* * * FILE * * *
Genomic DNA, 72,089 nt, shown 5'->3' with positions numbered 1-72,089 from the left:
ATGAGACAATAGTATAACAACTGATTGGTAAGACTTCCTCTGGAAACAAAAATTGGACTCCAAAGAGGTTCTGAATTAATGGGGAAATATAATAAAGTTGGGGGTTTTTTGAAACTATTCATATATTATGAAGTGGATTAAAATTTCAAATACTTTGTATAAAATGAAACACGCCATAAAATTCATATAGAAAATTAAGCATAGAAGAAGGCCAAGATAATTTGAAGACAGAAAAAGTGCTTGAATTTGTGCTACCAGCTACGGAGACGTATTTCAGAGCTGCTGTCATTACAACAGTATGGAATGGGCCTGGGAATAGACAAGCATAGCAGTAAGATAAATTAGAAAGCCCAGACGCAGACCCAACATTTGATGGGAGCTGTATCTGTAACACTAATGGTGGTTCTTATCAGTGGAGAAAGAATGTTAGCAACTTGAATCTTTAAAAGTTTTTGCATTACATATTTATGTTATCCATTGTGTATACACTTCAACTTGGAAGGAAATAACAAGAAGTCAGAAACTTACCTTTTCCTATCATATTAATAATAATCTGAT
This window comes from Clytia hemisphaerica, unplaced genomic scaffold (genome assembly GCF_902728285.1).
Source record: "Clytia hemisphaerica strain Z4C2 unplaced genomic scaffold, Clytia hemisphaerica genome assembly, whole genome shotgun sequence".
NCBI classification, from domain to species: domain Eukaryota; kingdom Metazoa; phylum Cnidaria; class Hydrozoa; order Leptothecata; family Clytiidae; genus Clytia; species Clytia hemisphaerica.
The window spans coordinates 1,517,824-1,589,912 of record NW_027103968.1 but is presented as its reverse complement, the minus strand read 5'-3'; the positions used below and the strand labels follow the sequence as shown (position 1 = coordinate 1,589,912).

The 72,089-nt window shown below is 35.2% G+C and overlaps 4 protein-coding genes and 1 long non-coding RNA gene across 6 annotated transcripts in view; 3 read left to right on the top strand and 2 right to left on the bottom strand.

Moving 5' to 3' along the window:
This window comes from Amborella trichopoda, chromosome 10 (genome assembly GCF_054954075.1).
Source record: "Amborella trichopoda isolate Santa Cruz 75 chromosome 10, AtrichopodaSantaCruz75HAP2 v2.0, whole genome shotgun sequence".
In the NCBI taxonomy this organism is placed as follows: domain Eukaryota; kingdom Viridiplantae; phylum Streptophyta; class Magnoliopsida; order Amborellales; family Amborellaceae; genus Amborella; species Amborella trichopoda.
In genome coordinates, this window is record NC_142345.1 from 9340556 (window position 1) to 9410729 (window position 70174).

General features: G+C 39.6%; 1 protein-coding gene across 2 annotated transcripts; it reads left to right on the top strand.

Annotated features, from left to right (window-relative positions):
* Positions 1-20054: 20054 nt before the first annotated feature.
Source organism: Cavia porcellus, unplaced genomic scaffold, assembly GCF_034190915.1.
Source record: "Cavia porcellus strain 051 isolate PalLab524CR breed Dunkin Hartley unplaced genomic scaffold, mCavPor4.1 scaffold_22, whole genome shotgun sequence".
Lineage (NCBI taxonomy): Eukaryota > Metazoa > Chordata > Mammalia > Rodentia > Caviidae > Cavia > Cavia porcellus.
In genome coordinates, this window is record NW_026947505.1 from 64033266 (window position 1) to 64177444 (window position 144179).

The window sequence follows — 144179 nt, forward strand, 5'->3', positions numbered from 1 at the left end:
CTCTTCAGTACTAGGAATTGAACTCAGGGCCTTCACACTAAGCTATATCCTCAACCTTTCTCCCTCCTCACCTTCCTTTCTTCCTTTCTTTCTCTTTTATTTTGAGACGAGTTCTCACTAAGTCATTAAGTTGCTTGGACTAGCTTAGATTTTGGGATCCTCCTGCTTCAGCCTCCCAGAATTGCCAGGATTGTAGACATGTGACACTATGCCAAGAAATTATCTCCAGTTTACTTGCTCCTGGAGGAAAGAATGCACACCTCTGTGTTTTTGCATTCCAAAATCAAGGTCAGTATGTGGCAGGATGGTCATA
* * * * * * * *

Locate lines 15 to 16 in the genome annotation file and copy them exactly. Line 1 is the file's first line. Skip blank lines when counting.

* Positions 1-20054: 20054 nt before the first annotated feature.
Source organism: Cavia porcellus, unplaced genomic scaffold, assembly GCF_034190915.1.